Ed had written Oh.  He hadn’t been able to think of anything to add to that particular message, so he’d just sent it that way.

Roy had written back Anyway!  Don’t worry about it.  If the craftsmanship is anything like your arm, it’ll be an absolute joy to photograph.

Ed had stared at that one, too.  Just for some variety.

We don’t have to take pictures of it, of course! Roy had added before he’d finished staring.  If you’d rather not, that’s fine.  We can wing it.  I’m good at winging it.

And Ed had written back, Ok.

So now he’s here.

And he said that he’d do it, so he will.

Roy is watching him like he’s going to fling himself out of a window and make a run for it, which is incredibly stupid, because these windows almost definitely cost more than his monthly rent, and there’s no way he’d risk it.  “You’re sure?” Roy says again.

“Yeah,” Ed says.  He scratches under Sonja’s chin.  She looks like she’s in heaven.  He glances up at Roy, who currently looks much less beatific.  “So are we gonna do this, or what?”

Roy takes a breath—subtly, but Ed’s watching him right back, close enough to notice—and then smiles.  He gestures down the white-walled hallway off to the right.  There’s a giant open living room area to their left, with a TV the size of a lecture hall chalkboard and a huge off-white leather couch set.  Ed’s pretty sure that he would dirty that just by looking at it wrong, so he focuses in the direction that Roy indicated instead.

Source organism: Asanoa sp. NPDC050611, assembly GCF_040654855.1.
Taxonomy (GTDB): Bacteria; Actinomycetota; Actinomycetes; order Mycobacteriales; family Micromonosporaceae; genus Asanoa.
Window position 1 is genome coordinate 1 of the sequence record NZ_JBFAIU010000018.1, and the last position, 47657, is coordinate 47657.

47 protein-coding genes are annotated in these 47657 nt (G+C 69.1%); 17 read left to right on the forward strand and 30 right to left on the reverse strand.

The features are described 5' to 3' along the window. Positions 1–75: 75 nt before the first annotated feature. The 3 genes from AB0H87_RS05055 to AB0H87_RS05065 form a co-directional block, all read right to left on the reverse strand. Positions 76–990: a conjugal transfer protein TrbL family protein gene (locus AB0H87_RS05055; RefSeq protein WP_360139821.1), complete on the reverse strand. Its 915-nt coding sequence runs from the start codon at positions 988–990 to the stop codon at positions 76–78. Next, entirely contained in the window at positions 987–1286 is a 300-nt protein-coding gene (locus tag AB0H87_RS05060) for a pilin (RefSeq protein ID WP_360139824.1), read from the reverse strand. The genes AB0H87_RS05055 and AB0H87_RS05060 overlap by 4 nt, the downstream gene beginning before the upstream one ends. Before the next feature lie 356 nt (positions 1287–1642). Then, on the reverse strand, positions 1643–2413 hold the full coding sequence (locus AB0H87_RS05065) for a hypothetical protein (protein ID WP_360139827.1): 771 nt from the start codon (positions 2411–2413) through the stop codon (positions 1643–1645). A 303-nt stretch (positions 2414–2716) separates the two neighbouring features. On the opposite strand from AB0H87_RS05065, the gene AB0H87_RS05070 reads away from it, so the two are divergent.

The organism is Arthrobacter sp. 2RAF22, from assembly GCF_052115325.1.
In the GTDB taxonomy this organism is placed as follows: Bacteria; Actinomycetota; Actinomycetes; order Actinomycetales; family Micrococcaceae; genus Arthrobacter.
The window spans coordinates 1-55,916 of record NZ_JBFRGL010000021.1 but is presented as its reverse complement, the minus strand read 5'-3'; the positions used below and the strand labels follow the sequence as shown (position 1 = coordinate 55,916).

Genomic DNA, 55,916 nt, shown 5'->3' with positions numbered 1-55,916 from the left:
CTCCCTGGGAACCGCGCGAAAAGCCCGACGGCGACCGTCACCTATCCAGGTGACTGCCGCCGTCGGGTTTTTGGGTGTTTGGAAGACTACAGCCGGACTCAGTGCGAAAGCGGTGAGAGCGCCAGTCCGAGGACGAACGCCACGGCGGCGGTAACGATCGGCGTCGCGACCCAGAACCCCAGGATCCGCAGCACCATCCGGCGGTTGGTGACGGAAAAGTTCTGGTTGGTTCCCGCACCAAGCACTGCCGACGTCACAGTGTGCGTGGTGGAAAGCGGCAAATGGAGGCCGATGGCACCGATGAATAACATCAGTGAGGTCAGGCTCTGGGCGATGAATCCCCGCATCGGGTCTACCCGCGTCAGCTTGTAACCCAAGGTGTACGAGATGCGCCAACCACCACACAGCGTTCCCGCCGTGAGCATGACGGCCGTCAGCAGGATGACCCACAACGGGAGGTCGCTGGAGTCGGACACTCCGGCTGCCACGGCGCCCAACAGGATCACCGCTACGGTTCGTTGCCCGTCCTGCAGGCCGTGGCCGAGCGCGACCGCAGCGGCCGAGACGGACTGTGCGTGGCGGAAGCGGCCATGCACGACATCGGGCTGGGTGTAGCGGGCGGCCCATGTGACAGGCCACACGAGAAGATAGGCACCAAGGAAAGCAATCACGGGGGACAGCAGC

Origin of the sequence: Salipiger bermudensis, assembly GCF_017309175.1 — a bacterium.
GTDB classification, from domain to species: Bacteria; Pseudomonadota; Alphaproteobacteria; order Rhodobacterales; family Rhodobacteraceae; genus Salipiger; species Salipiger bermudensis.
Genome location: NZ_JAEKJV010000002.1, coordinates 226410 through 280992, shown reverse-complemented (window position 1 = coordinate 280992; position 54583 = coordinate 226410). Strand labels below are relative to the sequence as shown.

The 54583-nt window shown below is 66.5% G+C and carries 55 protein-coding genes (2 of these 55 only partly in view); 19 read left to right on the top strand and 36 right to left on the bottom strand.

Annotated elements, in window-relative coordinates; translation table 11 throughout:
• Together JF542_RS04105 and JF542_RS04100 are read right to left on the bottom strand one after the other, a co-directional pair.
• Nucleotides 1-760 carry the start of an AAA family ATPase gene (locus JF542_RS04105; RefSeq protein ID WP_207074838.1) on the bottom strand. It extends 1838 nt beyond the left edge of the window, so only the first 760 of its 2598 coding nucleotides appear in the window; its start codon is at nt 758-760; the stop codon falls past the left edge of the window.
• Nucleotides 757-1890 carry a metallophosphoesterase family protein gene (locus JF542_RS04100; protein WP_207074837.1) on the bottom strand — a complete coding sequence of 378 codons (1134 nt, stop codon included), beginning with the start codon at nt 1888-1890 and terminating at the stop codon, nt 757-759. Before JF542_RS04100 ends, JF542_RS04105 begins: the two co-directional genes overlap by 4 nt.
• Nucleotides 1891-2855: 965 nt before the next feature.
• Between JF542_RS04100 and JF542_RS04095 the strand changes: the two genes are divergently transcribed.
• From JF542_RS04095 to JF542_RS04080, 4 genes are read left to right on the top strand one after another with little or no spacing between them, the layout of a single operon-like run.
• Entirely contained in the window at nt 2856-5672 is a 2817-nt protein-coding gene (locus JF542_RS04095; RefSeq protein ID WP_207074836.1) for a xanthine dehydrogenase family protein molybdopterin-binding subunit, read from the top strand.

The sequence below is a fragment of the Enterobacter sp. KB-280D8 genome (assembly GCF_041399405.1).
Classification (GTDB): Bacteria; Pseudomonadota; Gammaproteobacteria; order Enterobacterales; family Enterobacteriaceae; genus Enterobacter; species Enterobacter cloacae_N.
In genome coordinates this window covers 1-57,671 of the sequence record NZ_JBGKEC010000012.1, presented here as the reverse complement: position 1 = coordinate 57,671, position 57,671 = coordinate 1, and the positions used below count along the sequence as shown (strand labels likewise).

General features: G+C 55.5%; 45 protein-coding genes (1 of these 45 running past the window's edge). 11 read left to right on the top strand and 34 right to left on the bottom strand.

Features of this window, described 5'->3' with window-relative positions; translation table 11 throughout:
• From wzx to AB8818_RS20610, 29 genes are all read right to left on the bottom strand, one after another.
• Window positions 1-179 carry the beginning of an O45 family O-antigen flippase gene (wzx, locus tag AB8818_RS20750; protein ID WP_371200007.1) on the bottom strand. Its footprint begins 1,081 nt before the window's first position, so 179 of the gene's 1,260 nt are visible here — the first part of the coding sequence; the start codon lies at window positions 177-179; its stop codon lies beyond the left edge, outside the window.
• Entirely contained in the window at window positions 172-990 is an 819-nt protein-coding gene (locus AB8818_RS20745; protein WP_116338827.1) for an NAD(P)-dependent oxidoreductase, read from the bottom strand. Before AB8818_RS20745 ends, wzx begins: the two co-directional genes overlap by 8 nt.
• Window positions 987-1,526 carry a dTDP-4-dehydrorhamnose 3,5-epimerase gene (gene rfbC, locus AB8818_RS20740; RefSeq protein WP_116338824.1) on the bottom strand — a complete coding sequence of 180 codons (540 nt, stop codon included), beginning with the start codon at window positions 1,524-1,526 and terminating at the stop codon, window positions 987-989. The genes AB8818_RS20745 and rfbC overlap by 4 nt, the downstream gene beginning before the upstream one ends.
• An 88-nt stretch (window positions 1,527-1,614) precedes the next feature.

“I tried to make a bit of a studio,” Roy says, and Ed starts walking, and the fact that Sonja trots along beside him, then darts back to Roy, then darts back to him, makes him feel much less nervous about turning his back on someone who’s probably a himbo instead of a homicidal maniac.  “It’s the third doorway on your right.  We don’t have to use it, but I thought…”

Everything is so white that Ed wonders for a second or two if his eyes are malfunctioning.  It kind of feels like getting your face slammed down into a very specific part of the paint swatch section at a hardware store.

Probably, anyway.  He hasn’t actually experienced that before.

“Won’t that seem like a little much?” he says.  “Like, you’re just trying to prove to this guy that you’ve got a boyfriend, right?  You wouldn’t set up a whole studio and take glamor shots of a boyfriend just for fun.”